Pro-independence activists gear up for Spanish government visit
Groups of protesters cut Catalonia's main highway at the weekend with more action expected for December 21 meeting
Some groups of pro-independence activists are preparing to hold major protests to coincide with the visit of the Spanish government, which plans to hold a cabinet meeting in Barcelona on December 21.
The Assemblea Nacional Catalana (ANC), one of the major pro-independence civic organizations, has already announced that it will call for public protests.
"Get ready," says the organization on its social media, where it calls for effective protests over "forming a circle" or "a ribbon of light," in reference to previous demonstrations with a symbolic, festival atmosphere.
CDR groups, known for their direct protests, such as cutting roads and train links, are also calling for public mobilizations, especially with the hashtag "#ComençalaRevolta21D" (revolution starts on December 21).
15-hour cut to highway
Some groups of CDR activists were gearing up for the protests this weekend, with several actions that caused disruptions, especially to mobility.
On Saturday, activists cut the AP-7 highway, the main one in the country, for some 15 hours in the Ebre Delta region, south of Barcelona, with cars having to be diverted to a secondary road.
"We are ready to be done with the 1978 regime and its de facto powers"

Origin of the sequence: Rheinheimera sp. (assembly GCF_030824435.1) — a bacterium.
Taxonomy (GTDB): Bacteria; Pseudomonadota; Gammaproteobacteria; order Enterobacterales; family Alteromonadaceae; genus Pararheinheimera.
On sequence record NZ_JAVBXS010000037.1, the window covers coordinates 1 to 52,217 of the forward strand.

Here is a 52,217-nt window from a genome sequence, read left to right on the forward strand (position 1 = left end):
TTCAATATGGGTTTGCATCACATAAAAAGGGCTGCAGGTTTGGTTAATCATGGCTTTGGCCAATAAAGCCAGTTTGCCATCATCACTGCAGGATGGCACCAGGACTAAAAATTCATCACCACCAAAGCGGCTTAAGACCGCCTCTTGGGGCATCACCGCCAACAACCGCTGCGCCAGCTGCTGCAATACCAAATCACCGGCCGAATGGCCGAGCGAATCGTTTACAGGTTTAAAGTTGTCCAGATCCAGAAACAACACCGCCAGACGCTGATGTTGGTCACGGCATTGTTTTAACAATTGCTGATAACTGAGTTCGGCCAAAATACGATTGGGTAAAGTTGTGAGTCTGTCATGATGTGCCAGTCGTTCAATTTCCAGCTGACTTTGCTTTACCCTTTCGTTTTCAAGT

CDR pro-independence activists
The protests urged the release of the political leaders in pre-trial jail, and pushed for the implementation of the Catalan republic.
Toll barriers lifted
Meanwhile, on Sunday evening, several toll barriers on three highways were lifted by activists, which also included the AP-7, as well as the AP-2 and C-16 highways.
When the protest was over, the CDR organization said on Twitter that they had proved again that they are "ready to be done with the 1978 regime [referring to the year in which the Spanish Constitution came into effect] and its de facto powers."
The Catalan police did not stop the protests on Saturday, nor on Sunday.
Spanish government visit
The Spanish government's decision to hold a cabinet meeting in Barcelona is a highly unusual move, as the meetings are usually in Madrid. In fact, Pedro Sánchez's executive has only convened outside Madrid once, in Seville.
The office of the Spanish president said that Sánchez wanted to take the opportunity to meet his Catalan counterpart.
Meanwhile, Quim Torra suggested that the two governments in full should sit down at the table, something Madrid rejects.
So far, it is unlikely that there will be such a meeting between them, but the demonstrations are expected to go ahead should Sánchez and his ministers meet in the Catalan capital.